The NFC North should be one of the better divisions in the league this year. Expectations for all four teams seem to be up, with a few eyeing the Super Bowl. Full Press Coverage editors Matt Urben, Jake Schyvinck, Eduardo Monk Jr. and Sam Smith share their thoughts on the NFC North in 2018.
Who in the Division (player, team, coach, etc.) do you expect to break out this year?
Matt Urben, Lions Editor: I expect this to be a big year for running back Dalvin Cook in Minnesota. He was electric before that injury against the Lions last season and he should be even better with a downfield passer in Kirk Cousins. Also lookout for Lions wideout Kenny Golladay to emerge if he can stay healthy.
Jake Schyvinck, Packers Editor: This is the season to watch for Kevin King to break out for Green Bay. King’s shoulder injury limited him to nine games in 2017, but he will be ready in 2018. He has the length and ball skills to make the jump in year two. Plus, with a new defensive coordinator, King will be put in a better position to succeed. The secondary is still very young, but it could get a big boost with a breakout year for King.
Eduardo Monk Jr., Bears Editor: Though Mitchell Trubisky may be a trendier and homier selection here, really keep an eye on Dalvin Cook. A torn ACL knocked him out the season after four games but he thoroughly impressed through those four contests. His numbers would have easily resulted in Rookie of the Year consideration had he remained healthy. In all honesty, a healthy Cook could have been a game changer in the playoffs and could have been enough to sway that NFC Title game a little more in the Vikings’ favor. Now a sophomore, he will be a massive boost to the brilliantly balanced Vikings offense.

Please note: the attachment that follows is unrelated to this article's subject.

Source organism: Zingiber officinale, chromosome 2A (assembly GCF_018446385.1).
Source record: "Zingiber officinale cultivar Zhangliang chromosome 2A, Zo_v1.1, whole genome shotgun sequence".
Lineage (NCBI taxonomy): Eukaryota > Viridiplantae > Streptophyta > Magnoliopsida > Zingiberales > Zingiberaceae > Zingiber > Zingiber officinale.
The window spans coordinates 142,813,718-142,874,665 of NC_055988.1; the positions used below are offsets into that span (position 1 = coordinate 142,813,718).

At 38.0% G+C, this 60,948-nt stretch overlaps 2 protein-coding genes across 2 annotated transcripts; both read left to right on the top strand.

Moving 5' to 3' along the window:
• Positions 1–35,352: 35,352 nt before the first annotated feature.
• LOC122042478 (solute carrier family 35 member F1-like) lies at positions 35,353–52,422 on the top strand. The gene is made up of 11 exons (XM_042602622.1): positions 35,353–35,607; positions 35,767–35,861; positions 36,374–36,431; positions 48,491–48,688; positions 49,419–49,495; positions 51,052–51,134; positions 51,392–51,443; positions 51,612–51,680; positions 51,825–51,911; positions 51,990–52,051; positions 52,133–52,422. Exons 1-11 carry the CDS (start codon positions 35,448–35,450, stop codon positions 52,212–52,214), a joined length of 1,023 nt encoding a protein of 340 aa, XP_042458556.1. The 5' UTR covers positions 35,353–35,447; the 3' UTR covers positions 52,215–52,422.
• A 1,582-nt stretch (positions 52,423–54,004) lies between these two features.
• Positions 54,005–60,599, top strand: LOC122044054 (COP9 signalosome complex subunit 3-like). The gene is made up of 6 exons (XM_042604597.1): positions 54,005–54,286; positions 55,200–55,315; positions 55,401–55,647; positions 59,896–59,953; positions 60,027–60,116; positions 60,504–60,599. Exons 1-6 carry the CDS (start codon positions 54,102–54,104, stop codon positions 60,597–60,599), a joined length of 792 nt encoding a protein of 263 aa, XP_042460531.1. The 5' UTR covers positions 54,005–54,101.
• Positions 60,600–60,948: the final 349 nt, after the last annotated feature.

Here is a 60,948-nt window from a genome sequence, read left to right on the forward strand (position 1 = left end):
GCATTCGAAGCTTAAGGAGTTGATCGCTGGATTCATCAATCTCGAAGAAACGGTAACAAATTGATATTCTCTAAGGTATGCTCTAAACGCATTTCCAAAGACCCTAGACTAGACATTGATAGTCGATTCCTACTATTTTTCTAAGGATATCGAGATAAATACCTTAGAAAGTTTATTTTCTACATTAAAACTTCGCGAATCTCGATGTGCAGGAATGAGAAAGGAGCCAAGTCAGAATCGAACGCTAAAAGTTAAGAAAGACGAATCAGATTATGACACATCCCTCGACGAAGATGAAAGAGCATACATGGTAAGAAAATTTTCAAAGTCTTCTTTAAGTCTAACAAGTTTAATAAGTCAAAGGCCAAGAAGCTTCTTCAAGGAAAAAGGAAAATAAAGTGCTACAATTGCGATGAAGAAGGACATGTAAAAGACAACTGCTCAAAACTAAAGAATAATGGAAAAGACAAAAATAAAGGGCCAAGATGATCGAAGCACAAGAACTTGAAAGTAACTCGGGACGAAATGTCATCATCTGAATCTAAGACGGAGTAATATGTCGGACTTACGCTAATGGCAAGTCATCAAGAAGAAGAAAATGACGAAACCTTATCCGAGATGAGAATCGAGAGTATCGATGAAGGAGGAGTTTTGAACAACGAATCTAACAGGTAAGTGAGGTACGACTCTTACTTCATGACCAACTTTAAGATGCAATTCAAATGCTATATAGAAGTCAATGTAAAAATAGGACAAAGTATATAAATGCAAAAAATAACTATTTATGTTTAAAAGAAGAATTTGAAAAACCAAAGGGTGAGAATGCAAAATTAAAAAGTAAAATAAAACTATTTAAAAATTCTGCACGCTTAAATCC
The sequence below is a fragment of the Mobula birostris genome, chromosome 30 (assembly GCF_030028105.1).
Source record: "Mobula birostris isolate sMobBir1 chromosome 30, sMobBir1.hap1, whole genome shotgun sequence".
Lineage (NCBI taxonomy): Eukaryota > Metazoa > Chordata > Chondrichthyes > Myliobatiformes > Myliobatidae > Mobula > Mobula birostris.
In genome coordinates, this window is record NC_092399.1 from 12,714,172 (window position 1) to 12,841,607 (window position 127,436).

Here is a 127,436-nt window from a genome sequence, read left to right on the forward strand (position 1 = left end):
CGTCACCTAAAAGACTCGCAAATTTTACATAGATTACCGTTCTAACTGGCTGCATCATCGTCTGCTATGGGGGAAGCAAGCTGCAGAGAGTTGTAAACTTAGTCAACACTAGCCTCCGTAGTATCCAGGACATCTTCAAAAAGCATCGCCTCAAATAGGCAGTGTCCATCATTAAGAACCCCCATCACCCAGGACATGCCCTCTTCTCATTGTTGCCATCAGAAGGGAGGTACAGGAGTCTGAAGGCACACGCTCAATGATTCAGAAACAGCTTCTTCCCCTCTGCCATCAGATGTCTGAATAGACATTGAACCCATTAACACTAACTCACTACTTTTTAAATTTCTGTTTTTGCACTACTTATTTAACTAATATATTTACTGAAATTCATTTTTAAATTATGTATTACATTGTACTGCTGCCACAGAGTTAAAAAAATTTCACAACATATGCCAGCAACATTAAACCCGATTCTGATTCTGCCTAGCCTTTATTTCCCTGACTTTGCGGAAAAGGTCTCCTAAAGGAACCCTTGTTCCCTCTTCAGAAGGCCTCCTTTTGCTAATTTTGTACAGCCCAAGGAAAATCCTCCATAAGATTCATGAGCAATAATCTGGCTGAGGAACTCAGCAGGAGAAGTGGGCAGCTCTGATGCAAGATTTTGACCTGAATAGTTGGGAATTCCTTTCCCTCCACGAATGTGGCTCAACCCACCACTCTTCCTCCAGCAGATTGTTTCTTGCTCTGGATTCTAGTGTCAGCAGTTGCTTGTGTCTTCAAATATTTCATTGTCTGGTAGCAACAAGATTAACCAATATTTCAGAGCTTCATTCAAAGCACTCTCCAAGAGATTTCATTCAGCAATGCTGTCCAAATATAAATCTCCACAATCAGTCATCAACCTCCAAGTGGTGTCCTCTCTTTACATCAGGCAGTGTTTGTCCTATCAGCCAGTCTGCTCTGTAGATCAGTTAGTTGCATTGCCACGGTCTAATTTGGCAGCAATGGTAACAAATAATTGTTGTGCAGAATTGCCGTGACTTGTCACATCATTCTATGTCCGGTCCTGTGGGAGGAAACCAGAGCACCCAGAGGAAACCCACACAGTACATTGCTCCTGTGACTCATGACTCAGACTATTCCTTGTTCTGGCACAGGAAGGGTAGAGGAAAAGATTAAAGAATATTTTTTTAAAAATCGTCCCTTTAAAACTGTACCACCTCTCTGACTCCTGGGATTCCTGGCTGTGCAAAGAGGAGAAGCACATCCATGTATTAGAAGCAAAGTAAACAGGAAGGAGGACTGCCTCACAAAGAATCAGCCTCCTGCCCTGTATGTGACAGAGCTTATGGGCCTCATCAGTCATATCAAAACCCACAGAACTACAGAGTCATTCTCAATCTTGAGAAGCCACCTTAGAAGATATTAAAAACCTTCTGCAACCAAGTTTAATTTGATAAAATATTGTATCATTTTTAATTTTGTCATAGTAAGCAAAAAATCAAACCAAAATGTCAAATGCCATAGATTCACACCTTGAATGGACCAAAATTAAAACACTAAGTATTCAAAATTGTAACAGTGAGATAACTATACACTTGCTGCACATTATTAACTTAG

Sam Smith, Vikings Editor: Cook is the obvious choice for me. He was one of the top producers in the league before his injury last season. By all indications, he is coming back strong from ACL surgery and should be good for preseason action. Backs rarely enter the league with Cook’s dual threat ability and given a full year to show it off, I expect some huge numbers from him.
Who do you expect to take a step back?
Urben: I expect the Vikings to take a step back, but only slightly. Minnesota had a crazy run last season and in my opinion, they are taking a big risk by letting a legit MVP candidate last season–quarterback Case Keenum–walk after an insanely efficient year. Cousins is a better, more talented passer, but he’s never been known as clutch, something Keenum was frequently last season.
Schyvinck: I expect the Detroit Lions to be the ones to take a step back in 2018. This team really didn’t get much better in the offseason to warrant a jump to contend for a playoff. Yes, they did get Matt Patricia as their new head coach, who has the defensive knowledge to help the team. The issue is that their personnel didn’t get much better, a group that finished 27th in yards per game and 21st in points per game. Patricia will help a little, but not enough to make them a top group.
Their offense still rests on Matt Stafford doing most of the work, and they are putting a lot of faith in LeGarrette Blount and rookie Kerryon Johnson to finally get the running game going in Detroit. With the Packers getting Aaron Rodgers back and the Bears on the rise, it could be a tough season for the Lions.
Monk: While it won’t be a dramatic step backward, the Packers won’t live up to the expectations of Super Bowl hopefuls. Though Rodgers still keeps them from the brink, losing him again will almost guarantee a failure of a season. Though a couple of splashy free agent signings may the roster look a little prettier, it won’t do too much on the field. Losing his top weapon Jordy Nelson and replacing him with a washed-up Jimmy Graham could backfire hard. Falling-apart Muhammad Wilkerson won’t be as impactful as hoped. The Packers simply look like a former Super Bowl contender on their way out of contention.